This is my entry for Week Seven of The Real LJ Idol competition, where the topic is "Hope." I'll post an update about voting later in the week. If you haven't already, you may want to join therealljidol, since some voting will be restricted to community members. Thanks so much to everyone who has voted for me so far!
Me at New Year's 2000
As I labored up the steps, panting, my new puppy wriggled in my hands impatiently. I considered passing her off to my sister, who was bouncing ahead of me, talking excitedly. The problem was, she was already carrying two puppies: her own and the one we had claimed for Mom. Besides, I was embarrassed to admit that I was having so much trouble.
We had driven across the country with friends, from Pennsylvania to Colorado, to celebrate New Year's 2000 with my brother and his then-fiancee. My brother's dog, Pulsar, had given birth in October, and we had agreed to adopt some of her pups.
My brother lived in Leadville, 10,430 feet above sea level, and he'd warned us the thinner air would take some adjusting. But we'd been there for a couple days now, and I was the only one still suffering. The regular trips with our puppies up and down the apartment stairs posed a challenge. Even walking around town was difficult. I had to admit: I simply wasn't healthy.
While I'd always gone up and down in terms of weight, for the last five years I'd gone only one direction: up. In fact, when I did the mental calculations, I realized with a shock that I'd gained almost 50 pounds just in the past couple years. What would happen to me if I continued this route? What would life be like if I couldn't climb the steps in my Pennsylvania apartment? How would I take care of a dog? How would I even take care of myself?
I resolved at that moment, I had to change. And this time, I wouldn't just go on a diet. I would change my life.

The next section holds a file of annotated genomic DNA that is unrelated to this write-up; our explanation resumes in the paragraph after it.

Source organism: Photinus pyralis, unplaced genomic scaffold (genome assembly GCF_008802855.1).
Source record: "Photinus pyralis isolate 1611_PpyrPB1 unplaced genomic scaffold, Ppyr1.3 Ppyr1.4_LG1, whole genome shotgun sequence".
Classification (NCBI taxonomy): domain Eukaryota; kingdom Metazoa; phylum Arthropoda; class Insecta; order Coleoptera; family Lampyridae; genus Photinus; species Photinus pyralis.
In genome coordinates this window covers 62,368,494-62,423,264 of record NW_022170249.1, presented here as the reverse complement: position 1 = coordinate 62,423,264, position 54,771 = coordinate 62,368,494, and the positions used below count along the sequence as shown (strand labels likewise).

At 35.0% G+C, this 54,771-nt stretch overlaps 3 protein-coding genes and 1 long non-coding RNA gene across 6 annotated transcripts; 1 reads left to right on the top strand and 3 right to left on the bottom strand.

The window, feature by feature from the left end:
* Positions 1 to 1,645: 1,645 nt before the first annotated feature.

The first step, the hardest part, was to tell those who were close to me. Even though I knew they saw the same person I saw in the mirror every day, as long as nobody mentioned it out loud, I could pretend I was still the energetic person I'd been a decade ago. Yet, I knew I needed their support if I was going to change. Too long, I'd used food as a substitute for dealing with difficult emotions. It was time to face up to them.
My opportunity arose when my sister and I grabbed some coffee together at a little shop downtown. I mustered up my courage and told her, "I've decided I have to change my life. I have to get healthy." Tears welled up in my eyes as I admitted that I still couldn't get my breath in this thin air. I couldn't wear regular pants, only ones with elastic waistlines. I didn't even recognize my own face in the mirror.
After soothing me, my sister said, "I'm glad you said something. I could see how unhappy you were, but I didn't want to make you feel bad by bugging you." We talked about what I could do: simple things, like cutting back on portion sides and opting for healthy snacks instead of candy bars. I resolved to exercise more and eat more fruits and vegetables. Somehow, having my sister's support made everything seem possible.
I didn't know then that those little steps would expand into greater accomplishments, and over the next eight years, I would lose 80 pounds and six dress sizes. Or that, with my newfound self-esteem, I would break off a self-destructive relationship and eventually seek a counselor to work on my mental health, as well.
A couple days later, we all celebrated New Year's Eve at a friend's cabin, gathered around a bonfire, gazing at the stars and telling Y2K jokes. Near the end of the evening, some of the guys even ran through the smouldering fire, in a mad celebration of new beginnings. It was the turn of the millennium, and I was filled with hope.
The first step is the hardest, but it's worth it.